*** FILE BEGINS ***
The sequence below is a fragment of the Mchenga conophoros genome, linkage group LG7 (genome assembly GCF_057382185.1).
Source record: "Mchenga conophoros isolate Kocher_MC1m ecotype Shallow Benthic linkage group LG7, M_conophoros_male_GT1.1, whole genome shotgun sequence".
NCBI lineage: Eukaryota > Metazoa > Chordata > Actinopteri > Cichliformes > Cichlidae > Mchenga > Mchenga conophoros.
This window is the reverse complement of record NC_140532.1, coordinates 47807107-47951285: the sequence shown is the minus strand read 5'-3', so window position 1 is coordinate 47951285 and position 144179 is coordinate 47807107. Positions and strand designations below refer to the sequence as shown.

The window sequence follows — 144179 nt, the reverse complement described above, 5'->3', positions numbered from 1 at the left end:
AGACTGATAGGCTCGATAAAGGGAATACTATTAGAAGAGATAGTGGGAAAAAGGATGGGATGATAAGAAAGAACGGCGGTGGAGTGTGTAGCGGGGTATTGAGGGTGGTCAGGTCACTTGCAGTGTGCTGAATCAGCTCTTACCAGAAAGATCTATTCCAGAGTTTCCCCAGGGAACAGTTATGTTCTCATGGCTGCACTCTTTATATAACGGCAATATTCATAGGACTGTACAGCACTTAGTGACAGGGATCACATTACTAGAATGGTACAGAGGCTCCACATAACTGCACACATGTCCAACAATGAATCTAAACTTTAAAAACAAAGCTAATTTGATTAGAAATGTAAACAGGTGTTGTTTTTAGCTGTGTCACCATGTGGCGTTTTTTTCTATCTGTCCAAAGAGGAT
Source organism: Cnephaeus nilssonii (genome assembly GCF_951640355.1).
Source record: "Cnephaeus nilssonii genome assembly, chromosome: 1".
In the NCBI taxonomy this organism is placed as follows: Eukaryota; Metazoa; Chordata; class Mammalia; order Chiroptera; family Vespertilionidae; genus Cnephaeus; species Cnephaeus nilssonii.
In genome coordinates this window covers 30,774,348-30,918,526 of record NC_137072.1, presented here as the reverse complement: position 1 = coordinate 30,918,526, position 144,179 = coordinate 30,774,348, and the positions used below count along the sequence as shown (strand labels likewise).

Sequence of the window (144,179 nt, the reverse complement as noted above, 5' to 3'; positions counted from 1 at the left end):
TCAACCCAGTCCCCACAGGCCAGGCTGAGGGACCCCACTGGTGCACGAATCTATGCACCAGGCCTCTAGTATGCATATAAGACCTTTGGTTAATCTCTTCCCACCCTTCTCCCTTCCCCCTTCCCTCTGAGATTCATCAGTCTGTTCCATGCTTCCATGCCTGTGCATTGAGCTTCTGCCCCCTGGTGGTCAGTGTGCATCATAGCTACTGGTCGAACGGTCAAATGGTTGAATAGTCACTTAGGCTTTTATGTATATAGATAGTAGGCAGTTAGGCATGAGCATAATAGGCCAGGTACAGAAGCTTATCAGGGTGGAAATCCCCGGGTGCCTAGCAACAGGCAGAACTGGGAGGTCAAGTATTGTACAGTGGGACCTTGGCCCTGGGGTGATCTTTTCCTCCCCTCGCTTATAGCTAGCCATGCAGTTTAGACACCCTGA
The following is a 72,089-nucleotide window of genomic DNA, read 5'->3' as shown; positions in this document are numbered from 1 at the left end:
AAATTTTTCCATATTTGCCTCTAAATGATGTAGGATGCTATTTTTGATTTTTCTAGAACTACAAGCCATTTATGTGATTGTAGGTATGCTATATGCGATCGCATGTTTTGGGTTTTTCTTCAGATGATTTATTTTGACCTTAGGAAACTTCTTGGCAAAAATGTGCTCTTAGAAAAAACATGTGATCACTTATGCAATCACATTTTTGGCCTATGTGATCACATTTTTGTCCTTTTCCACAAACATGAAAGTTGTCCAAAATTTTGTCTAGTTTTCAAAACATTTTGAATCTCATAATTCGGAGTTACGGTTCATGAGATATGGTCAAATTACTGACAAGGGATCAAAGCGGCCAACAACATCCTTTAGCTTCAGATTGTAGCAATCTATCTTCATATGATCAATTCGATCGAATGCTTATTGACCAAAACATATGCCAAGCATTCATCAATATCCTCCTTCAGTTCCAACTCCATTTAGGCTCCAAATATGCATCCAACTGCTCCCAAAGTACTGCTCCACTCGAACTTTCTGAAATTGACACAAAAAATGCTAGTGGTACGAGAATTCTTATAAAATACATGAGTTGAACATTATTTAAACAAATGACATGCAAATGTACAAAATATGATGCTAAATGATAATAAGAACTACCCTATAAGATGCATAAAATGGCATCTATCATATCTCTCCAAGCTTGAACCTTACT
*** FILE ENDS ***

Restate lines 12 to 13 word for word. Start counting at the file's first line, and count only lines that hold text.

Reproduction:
TCAACCCAGTCCCCACAGGCCAGGCTGAGGGACCCCACTGGTGCACGAATCTATGCACCAGGCCTCTAGTATGCATATAAGACCTTTGGTTAATCTCTTCCCACCCTTCTCCCTTCCCCCTTCCCTCTGAGATTCATCAGTCTGTTCCATGCTTCCATGCCTGTGCATTGAGCTTCTGCCCCCTGGTGGTCAGTGTGCATCATAGCTACTGGTCGAACGGTCAAATGGTTGAATAGTCACTTAGGCTTTTATGTATATAGATAGTAGGCAGTTAGGCATGAGCATAATAGGCCAGGTACAGAAGCTTATCAGGGTGGAAATCCCCGGGTGCCTAGCAACAGGCAGAACTGGGAGGTCAAGTATTGTACAGTGGGACCTTGGCCCTGGGGTGATCTTTTCCTCCCCTCGCTTATAGCTAGCCATGCAGTTTAGACACCCTGA
The following is a 72,089-nucleotide window of genomic DNA, read 5'->3' as shown; positions in this document are numbered from 1 at the left end: